When farmers relied on moonlight to extend harvesting hours, they started calling the full moon closest to the autumnal equinox the harvest moon. If the full moon fell on the first actual day of autumn, it became “super harvest,” or the “harvestest.”

The event has not occurred for 20 years, and probably will not reoccur until 2029.

As an added bonus, Jupiter will appear very close to the moon tonight. NASA’s Tony Phillips writes: “A Super Harvest Moon, a rare twilight glow, a midnight conjunction–rarely does autumn begin with such celestial fanfare.”

If you’re out on the town tonight, take a photo of the super harvest moon. Or better yet, take a photo howling at the moon and submit your images here.



Filed under: political musings, blogs — Peg Britton @ 12:37 pm

Helen Philpot has come up with another good post.  I have no idea who writes this blog…maybe there really is a Helen Philpot who writes this cleverly.  The “Burning Bush” comment cracked me up.  You can read it here…God Loves a Good Book Burning, etc.

Margaret did we really expect anything less?  Religious intolerance has defined the Republican Party for almost 30 years now.   A culture of life.   Family values.  America’s Christian Heritage.  The sanctity of marriage.  Gays in the military.  Prayer in school.   A mosque in Manhattan.  For goodness sakes, the current  leaders of the Republican Party (Palin, Limbaugh, and Beck) have been screaming about a Muslim family in the White House for months now.  It was only a matter of time before someone called for a good ‘ole fashion book burning.  Does it really matter if that book is the Quran instead of The Catcher in the Rye?

German-Jewish poet Heinrich Heine, prophetically wrote in 1821 that “Wherever people burn books, there, in the end, will they also burn people.”

There you have it!



Filed under: political musings, blogs — Peg Britton @ 9:55 am

From the blog, Margaret and Helen  Best friends for 60 years and counting:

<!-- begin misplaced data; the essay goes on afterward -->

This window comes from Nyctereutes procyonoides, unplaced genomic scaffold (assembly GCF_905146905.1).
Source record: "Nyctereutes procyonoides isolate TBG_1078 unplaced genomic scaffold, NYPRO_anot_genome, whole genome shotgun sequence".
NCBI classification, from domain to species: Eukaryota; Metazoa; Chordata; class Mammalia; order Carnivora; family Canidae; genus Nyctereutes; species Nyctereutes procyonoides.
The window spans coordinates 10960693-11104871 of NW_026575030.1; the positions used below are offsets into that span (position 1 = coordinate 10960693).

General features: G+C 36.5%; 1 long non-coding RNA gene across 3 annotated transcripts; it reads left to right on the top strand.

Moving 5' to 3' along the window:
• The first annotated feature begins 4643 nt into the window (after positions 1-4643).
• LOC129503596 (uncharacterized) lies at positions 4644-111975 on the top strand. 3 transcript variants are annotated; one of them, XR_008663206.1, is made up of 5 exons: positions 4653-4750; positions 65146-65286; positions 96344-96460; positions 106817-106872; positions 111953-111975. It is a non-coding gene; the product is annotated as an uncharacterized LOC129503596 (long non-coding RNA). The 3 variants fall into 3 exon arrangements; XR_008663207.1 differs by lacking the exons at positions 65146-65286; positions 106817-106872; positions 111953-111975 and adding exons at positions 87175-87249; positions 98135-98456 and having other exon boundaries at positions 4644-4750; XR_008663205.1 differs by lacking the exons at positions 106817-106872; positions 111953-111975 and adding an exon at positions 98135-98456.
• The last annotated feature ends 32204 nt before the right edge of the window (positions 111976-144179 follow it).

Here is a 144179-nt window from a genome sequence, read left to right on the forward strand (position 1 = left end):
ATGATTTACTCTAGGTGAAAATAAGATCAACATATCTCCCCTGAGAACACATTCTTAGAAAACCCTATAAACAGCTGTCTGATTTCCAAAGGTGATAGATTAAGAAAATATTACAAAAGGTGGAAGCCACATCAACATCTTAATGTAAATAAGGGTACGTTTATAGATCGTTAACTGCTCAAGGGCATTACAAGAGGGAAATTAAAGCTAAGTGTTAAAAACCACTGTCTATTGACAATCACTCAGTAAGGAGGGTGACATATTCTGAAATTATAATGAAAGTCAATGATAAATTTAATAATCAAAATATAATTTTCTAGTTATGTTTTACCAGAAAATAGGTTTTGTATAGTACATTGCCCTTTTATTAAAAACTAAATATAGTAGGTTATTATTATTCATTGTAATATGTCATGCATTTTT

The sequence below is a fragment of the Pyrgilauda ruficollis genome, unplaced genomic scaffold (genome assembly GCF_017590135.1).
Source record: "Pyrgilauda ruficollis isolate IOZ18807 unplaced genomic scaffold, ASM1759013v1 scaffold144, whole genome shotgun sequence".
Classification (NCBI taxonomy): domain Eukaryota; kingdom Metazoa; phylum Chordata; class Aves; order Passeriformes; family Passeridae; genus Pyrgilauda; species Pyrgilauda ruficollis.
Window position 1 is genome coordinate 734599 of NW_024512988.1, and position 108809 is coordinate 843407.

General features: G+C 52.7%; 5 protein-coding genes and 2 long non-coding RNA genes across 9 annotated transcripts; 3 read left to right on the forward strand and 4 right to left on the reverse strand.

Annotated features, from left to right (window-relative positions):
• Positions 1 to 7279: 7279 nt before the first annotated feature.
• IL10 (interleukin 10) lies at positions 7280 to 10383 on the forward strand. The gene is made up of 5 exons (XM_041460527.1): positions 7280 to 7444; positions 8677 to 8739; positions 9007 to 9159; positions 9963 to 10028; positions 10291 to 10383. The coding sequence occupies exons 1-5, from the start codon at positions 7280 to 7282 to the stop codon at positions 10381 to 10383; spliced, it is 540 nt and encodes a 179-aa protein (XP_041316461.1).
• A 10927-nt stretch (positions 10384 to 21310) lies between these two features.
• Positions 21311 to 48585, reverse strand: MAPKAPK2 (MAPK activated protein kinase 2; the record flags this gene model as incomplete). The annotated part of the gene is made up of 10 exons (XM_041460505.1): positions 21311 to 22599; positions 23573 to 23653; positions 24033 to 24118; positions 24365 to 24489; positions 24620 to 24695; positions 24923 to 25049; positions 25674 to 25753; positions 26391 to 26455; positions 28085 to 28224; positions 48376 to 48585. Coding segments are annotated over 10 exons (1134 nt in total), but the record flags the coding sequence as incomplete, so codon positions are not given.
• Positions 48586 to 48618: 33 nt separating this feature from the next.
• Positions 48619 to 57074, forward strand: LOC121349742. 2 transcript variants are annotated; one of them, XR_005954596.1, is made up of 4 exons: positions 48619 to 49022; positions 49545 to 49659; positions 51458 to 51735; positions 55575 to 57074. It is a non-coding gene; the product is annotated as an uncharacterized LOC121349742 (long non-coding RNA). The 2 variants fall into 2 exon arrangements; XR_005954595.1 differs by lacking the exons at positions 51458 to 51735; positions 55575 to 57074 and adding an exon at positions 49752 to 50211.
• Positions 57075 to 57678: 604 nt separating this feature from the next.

Margaret please tell Howard that 100,000 people will show up to a tractor pull if the entry fee is cheap enough.  Big deal. I’ll tell you what I’m going to do. I’m going to ignore them and have some pie.

As I see it dear, if more than a hundred thousand dead civilians in Iraq and Afghanistan can be dismissed,  so can slightly less than a hundred thousand peckerwoods at a Beck rally.

If the civil rights of millions of gay and lesbian Americans are not important, then neither are the pathetic rants of almost a hundred thousand Palin addicts.

If millions of children without healthcare are  inconsequential then why should I give a rat’s ass about a hundred thousand shitheads who actually think Beck and Palin have something worthwhile to say?

As long as millions of American Muslims don’t have religious freedom, a hundred thousand Tea Party yahoos shouldn’t be allowed to have cable television.  It only seems fair…

I just can’t believe 87,000 people are dumb enough to buy that crap. If Beck and Palin want a government so focused on one God and one religion, they should visit the Middle East and see how that concept is working out.  It’s gotten to the point where you can’t distinguish Fox News from the Christian Broadcasting Network.   It’s nauseating.

Palin and Beck don’t care about you, me or anyone except themselves.  They are getting filthy rich pandering to angry white mobs so transparent in their racist feelings toward the President that a sheet of Saran Wrap would cast a darker shadow.

The greatest threat against America is not terrorism.  It’s not a mosque in Manhattan.  It’s not gay marriage.  It’s not healthcare reform.  And, believe it or not, it’s not even Beck or Palin.  The greatest threat against America are the tens of millions of Americans who won’t turn out to vote this November effectively giving power to 87,000 angry assholes.

Sarah Palin is an idiot.  Glenn Beck is a moron.  And I am sick of Fox News.  I mean it.  Really.



Filed under: prairie musings, friends, blogs — Peg Britton @ 12:23 pm


My book is ordered and in the mail, and you may want one too. If you love Kansas, you’ll want her book.   You can learn more about it, and how to order, here.

Reading Cheryl’s placement of words is like listening to very well-composed music.  There is beauty in every essay.  It is a treasure.